Arts & Culture

Inside Tyler Mitchell’s Homecoming Exhibition at the High Museum of Art in Atlanta 

The fashion designer, artist, and photographer celebrates Black joy and family in his hometown

Two women get ready in a bedroom

Photo: Tyler Mitchell

Tyler Mitchell, Ancestors, 2021, archival pigment print, courtesy of the artist.

Before Tyler Mitchell photographed Beyoncé for Vogue in 2018 (becoming the first Black photographer to shoot the magazine’s cover), and before he worked with brands like Gucci and Marc Jacobs, he documented scenes of youth culture in Atlanta. Now the native of Marietta, Georgia, who makes his home in New York, has his very own photography exhibition at the High Museum of Art, a place he remembers visiting as a child. 

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In line with Mitchell’s reputation for exploring intimate and surprising moments of Black empowerment, Idyllic Space features thirty photographs of its subjects at play, at home, and enjoying the natural world. “The exhibition emphasizes the ubiquitous role of photography in our everyday lives, from family portraits on display in domestic settings that tell the stories of one’s lineage to captured moments of levity with friends,” says assistant curator of photography Maria L. Kelly. In one image, two women stand back to back, simultaneously supporting and leaning on one another. In another, children play in the sand. A video installation projects images on the ceiling of young Black men engaging in everyday activities like eating ice cream and swimming—simple pleasures historically denied to them.

Mitchell’s Atlanta upbringing is reflected, too. “The deep greens that pervade many of the images reflect Atlanta’s title of ‘a city in the forest,’ with the largest tree canopy of any major urban area in the United States,” Kelly says. Plus, Mitchell created a photo-sculptural piece for the exhibition composed of images of twenty Atlanta-area families who are members of the Black youth leadership organization Jack and Jill of America, which he himself participated in while growing up.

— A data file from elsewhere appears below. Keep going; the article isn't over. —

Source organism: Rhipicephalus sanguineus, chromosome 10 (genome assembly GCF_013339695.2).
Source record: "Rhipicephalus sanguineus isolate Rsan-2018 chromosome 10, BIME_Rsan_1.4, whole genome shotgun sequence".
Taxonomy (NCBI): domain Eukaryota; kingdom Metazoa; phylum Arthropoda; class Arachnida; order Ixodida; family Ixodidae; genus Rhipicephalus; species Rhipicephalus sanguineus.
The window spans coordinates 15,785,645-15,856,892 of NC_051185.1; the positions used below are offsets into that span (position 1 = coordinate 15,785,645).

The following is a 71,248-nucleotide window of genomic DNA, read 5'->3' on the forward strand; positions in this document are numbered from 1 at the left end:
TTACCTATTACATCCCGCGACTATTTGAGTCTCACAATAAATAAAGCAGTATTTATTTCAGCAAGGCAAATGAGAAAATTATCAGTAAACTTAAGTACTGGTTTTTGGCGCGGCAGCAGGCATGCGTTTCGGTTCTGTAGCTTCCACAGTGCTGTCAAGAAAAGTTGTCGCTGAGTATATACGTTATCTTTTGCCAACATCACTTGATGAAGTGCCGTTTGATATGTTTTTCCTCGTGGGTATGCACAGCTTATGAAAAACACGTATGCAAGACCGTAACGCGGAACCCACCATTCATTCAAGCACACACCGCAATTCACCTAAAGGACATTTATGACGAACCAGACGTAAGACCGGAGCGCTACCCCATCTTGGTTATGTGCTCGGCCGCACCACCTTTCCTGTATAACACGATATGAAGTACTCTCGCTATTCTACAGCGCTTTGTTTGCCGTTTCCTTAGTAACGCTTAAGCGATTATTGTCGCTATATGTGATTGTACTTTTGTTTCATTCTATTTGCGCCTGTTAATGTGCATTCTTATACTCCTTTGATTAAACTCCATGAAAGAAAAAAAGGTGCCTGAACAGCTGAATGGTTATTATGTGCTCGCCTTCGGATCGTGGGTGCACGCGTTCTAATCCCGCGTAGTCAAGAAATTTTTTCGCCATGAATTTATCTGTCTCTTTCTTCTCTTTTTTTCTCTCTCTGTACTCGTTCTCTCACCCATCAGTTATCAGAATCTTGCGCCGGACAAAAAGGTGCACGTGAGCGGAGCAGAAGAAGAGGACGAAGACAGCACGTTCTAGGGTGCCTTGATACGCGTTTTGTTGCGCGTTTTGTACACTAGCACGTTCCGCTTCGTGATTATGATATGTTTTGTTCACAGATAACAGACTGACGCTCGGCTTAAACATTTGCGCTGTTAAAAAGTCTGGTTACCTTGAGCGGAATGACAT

But the intimacy and joy in the photographs are for everyone to celebrate. “The carefully composed images invite the viewer to relate moments of connection, care, and play from their own lives to the scenarios depicted in the photographs,” Kelly says. Below, see six images from the exhibition, which runs until December 1.

A groom and a bride

Photo: Tyler Mitchell

Tyler Mitchell, A Glorious Wedding (And Blessings to Come), 2021, archival pigment print, courtesy of the artist.


 

Men stand in the desert beside large paper planes

Photo: Tyler Mitchell

Tyler Mitchell, Untitled (Paper Planes), 2022, archival pigment print, courtesy of the artist.


 

Two people, one dressed in bright red and the other in blue, lean back on each other

Photo: Tyler Mitchell

Tyler Mitchell (American, born 1995), Untitled (Trust), 2018, archival pigment print, courtesy of the artist.


 

People stand in a desert

Photo: Tyler Mitchell

Tyler Mitchell, Albany, Georgia, 2021, archival pigment print, courtesy of the artist.


 

People swing on a swing set

Photo: Tyler Mitchell

Tyler Mitchell, Untitled (Brothers of Suburbia), 2021, archival pigment print, courtesy of the artist.


 

People stand in a desert

Photo: Tyler Mitchell

Tyler Mitchell, Vastness, 2022, wall vinyl, courtesy of the artist.